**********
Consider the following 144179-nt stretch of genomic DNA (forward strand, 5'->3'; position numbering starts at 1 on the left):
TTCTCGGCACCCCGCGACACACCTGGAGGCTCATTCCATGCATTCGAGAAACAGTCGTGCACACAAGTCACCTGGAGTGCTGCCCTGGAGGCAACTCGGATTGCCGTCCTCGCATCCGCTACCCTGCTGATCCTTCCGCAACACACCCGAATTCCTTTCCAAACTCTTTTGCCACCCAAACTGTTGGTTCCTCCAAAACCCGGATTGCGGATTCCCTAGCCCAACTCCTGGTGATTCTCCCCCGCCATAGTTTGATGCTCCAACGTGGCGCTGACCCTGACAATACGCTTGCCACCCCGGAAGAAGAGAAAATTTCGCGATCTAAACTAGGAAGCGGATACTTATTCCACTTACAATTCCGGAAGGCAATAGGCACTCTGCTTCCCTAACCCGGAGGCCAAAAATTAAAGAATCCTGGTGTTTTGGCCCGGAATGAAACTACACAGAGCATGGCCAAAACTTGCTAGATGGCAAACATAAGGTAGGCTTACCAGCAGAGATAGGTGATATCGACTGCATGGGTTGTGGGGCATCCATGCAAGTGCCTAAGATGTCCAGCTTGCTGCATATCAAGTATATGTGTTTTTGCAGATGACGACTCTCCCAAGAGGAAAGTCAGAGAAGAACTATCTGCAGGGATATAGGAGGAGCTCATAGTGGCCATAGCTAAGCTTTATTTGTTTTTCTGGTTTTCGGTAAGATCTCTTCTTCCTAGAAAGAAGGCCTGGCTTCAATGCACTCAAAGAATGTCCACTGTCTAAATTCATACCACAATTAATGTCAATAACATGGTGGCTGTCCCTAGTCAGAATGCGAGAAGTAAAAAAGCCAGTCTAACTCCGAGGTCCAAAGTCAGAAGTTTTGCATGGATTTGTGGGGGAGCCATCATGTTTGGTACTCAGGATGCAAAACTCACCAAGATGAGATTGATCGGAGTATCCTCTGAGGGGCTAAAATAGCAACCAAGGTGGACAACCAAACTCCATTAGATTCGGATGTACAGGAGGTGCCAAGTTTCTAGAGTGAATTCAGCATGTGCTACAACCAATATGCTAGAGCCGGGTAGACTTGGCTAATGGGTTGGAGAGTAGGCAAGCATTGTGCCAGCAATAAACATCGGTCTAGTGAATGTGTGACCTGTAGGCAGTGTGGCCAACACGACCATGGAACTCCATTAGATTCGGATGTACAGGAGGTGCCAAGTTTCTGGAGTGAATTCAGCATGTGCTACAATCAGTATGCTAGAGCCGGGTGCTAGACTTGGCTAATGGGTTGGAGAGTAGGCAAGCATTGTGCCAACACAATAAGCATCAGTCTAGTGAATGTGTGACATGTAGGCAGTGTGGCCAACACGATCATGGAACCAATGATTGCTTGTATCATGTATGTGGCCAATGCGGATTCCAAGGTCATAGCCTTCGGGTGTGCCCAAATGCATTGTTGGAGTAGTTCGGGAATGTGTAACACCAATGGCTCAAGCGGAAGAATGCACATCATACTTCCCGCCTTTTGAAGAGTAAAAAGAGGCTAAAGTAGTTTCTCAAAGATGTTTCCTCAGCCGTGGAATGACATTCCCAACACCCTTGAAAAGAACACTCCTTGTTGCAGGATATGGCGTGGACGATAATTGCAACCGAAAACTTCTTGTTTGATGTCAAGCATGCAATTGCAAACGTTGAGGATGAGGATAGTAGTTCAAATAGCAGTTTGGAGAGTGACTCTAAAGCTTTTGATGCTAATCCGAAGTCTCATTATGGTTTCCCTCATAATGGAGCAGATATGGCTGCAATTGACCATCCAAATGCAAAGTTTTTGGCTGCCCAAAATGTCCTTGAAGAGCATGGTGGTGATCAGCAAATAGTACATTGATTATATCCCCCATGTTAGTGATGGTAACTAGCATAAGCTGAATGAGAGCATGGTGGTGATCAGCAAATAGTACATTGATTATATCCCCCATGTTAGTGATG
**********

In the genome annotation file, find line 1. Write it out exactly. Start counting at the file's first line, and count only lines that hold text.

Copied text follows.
Consider the following 144179-nt stretch of genomic DNA (forward strand, 5'->3'; position numbering starts at 1 on the left):